Abstract

The paper describes how contact was made with a number of tritanopes through an article published in Picture Post, an illustrated weekly English journal. Seventeen cases of tritanopia were tested and confirmed at the Imperial College, London, and of these, seven made detailed observations on the author’s colorimeter. The measurements included the relative luminous efficiency of monochromatic radiation through the spectrum (the luminosity curve), the dichromatic spectral coefficient curves, the spectral mixture curves, the tritanopic confusion loci in the C.I.E. chromaticity chart, and the wavelength discrimination curve. The results support the theory that tritanopia is due to the absence of blue receptors, although the location on the chromaticity chart of the fundamental stimulus associated with the blue process has not yet been determined with precision. From the readership statistics of Picture Post and from an analysis of the correspondence received as a result of the article, it is estimated that the incidence of tritanopia lies somewhere between 1 person in 13,000 and 1 in 65,000, and that the ratio of men to women tritanopes is of the order of 1.6 to 1. The transmission of the defect appears to differ from that found for protanopia and deuteranopia.

I should like to express my very warm appreciation of the honor which the Optical Society of America has conferred on me in inviting me to give the 1952 Adolph Lomb Memorial Lecture. The work described below has itself involved a degree of Anglo-American cooperation which has given me great pleasure, and the invitation to give this lecture is a further indication of the cordial relationship between optics research in our two countries. I am glad, too, to be linked in this way with Adolph Lomb, if for no other reason than the important part which I understand Mr. Lomb played in securing the English translation of Helmholtz’s Physiological Optics. The subject of this lecture stems very directly from some of the problems discussed in that great treatise.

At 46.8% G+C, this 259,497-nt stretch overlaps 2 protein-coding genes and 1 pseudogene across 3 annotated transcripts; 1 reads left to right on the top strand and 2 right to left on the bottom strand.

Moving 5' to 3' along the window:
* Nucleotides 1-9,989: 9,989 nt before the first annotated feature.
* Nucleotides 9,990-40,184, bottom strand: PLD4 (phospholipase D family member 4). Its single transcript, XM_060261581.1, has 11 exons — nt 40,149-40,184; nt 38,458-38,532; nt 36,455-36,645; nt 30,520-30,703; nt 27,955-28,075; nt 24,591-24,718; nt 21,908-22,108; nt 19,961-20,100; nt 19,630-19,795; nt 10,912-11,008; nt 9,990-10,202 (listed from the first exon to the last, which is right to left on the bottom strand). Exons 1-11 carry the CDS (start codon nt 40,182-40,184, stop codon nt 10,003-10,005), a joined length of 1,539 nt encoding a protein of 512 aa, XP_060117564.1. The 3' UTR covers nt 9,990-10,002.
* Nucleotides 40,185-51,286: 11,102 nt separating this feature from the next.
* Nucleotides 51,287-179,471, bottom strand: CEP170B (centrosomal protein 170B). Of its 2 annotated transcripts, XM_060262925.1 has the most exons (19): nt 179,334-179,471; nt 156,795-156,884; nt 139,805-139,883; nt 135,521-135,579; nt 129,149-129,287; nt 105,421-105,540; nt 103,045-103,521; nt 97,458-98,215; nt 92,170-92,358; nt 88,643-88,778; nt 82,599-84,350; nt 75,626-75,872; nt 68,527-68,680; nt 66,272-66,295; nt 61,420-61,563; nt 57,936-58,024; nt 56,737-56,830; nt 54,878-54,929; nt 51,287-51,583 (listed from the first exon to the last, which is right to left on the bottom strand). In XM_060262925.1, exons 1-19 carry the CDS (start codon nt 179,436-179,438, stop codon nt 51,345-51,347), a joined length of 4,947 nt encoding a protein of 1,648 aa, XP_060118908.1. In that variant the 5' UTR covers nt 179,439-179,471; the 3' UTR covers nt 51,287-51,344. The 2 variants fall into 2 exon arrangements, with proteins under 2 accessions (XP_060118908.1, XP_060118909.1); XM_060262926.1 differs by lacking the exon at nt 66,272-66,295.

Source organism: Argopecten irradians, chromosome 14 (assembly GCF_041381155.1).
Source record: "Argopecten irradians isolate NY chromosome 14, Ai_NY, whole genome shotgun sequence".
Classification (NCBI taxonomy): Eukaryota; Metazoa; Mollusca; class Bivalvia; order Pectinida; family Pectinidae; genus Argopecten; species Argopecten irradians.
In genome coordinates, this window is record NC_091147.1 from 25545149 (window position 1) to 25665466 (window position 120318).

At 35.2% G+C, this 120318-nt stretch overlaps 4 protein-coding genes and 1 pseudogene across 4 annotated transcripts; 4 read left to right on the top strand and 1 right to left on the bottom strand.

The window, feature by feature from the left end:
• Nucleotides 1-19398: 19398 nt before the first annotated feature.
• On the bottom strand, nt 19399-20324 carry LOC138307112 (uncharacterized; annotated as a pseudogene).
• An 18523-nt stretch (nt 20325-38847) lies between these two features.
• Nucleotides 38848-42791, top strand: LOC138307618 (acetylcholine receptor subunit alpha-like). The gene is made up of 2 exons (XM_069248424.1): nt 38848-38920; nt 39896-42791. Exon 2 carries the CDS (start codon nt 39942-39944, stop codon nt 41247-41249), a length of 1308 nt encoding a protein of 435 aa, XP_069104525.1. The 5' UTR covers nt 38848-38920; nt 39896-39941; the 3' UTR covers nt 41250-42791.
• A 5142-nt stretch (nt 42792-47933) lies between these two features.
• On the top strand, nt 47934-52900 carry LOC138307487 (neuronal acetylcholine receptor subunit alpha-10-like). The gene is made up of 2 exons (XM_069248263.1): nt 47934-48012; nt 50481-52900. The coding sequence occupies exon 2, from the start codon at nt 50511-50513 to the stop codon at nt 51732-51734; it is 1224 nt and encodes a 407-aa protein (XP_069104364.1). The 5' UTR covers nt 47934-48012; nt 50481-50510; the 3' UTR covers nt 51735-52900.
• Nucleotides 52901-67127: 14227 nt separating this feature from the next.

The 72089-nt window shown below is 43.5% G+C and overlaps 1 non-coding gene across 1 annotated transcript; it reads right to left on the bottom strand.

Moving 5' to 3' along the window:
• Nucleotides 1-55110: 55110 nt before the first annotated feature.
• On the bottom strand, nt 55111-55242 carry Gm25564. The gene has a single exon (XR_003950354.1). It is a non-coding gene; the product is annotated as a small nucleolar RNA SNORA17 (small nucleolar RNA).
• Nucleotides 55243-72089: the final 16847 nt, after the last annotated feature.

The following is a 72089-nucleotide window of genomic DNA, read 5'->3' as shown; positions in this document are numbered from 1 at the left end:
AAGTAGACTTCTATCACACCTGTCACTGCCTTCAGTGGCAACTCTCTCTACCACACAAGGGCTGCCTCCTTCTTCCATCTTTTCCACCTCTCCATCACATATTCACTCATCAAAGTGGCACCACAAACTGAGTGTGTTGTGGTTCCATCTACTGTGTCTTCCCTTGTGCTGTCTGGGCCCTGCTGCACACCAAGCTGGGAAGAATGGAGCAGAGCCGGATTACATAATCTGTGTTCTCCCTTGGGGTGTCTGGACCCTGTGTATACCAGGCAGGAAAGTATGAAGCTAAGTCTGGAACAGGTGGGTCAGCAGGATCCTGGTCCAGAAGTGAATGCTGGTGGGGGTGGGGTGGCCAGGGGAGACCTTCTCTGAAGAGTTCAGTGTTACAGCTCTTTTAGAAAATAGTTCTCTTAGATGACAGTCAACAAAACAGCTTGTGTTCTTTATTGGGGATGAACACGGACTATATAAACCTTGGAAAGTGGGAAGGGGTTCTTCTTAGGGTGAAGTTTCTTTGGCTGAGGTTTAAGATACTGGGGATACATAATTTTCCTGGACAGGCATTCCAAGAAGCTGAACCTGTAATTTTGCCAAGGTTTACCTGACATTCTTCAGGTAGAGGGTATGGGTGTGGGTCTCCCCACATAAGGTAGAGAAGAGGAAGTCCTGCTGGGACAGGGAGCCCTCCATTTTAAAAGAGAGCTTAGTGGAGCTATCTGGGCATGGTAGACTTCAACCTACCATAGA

© 1952 Optical Society of America

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References

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  1. D. B. Judd, J. Opt. Soc. Am. 33, 294 (1943).
    [CrossRef]
  2. Report on Defective Color Vision in Industry (Physical Society, London, England, 1946).
  3. W. D. Wright, Researches on Normal and Defective Color Vision (Kimpton, London, England, 1946; C. V. Mosby Company, St. Louis, 1947).
  4. F. G. H. Pitt, , (1935).
  5. Judd, Plaza, and Farnsworth, J. Opt. Soc. Am. 40, 833 (1950).
    [CrossRef]
  6. K. S. Gibson and E. P. T. Tyndall, Sci. Papers Bur. Standards No. 475 (1923).
  7. E. N. Willmer and W. D. Wright, Nature,  156, 119 (1945).
    [CrossRef]
  8. F. H. G. Pitt, Proc. Roy. Soc. (London) (B) 132, 101 (1944).
    [CrossRef]
  9. A. Konig, Gesammelte Abhandlungen (Johann Ambrosius Barth, Leipzig, Germany, 1903).

1950 (1)

1945 (1)

E. N. Willmer and W. D. Wright, Nature,  156, 119 (1945).
[CrossRef]

1944 (1)

F. H. G. Pitt, Proc. Roy. Soc. (London) (B) 132, 101 (1944).
[CrossRef]

1943 (1)

1923 (1)

K. S. Gibson and E. P. T. Tyndall, Sci. Papers Bur. Standards No. 475 (1923).

Farnsworth,

Gibson, K. S.

K. S. Gibson and E. P. T. Tyndall, Sci. Papers Bur. Standards No. 475 (1923).

Judd,

Judd, D. B.

Konig, A.